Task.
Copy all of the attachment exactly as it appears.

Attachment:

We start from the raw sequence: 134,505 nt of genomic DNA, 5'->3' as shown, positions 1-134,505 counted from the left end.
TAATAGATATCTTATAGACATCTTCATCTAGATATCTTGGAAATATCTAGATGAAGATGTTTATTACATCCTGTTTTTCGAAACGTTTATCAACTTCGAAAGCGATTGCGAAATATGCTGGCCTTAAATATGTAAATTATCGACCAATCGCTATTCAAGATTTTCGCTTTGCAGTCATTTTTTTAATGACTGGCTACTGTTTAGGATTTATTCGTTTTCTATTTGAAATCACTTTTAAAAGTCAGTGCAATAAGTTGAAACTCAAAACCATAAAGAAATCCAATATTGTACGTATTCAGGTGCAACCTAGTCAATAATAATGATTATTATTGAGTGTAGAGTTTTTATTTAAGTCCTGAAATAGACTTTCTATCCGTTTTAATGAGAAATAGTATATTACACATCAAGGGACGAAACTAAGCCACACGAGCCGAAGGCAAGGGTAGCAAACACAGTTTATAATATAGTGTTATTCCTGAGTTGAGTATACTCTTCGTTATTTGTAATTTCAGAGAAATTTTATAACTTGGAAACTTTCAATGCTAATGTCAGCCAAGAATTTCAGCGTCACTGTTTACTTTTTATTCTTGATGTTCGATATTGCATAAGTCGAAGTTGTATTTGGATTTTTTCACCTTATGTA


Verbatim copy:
We start from the raw sequence: 134,505 nt of genomic DNA, 5'->3' as shown, positions 1-134,505 counted from the left end.
TAATAGATATCTTATAGACATCTTCATCTAGATATCTTGGAAATATCTAGATGAAGATGTTTATTACATCCTGTTTTTCGAAACGTTTATCAACTTCGAAAGCGATTGCGAAATATGCTGGCCTTAAATATGTAAATTATCGACCAATCGCTATTCAAGATTTTCGCTTTGCAGTCATTTTTTTAATGACTGGCTACTGTTTAGGATTTATTCGTTTTCTATTTGAAATCACTTTTAAAAGTCAGTGCAATAAGTTGAAACTCAAAACCATAAAGAAATCCAATATTGTACGTATTCAGGTGCAACCTAGTCAATAATAATGATTATTATTGAGTGTAGAGTTTTTATTTAAGTCCTGAAATAGACTTTCTATCCGTTTTAATGAGAAATAGTATATTACACATCAAGGGACGAAACTAAGCCACACGAGCCGAAGGCAAGGGTAGCAAACACAGTTTATAATATAGTGTTATTCCTGAGTTGAGTATACTCTTCGTTATTTGTAATTTCAGAGAAATTTTATAACTTGGAAACTTTCAATGCTAATGTCAGCCAAGAATTTCAGCGTCACTGTTTACTTTTTATTCTTGATGTTCGATATTGCATAAGTCGAAGTTGTATTTGGATTTTTTCACCTTATGTA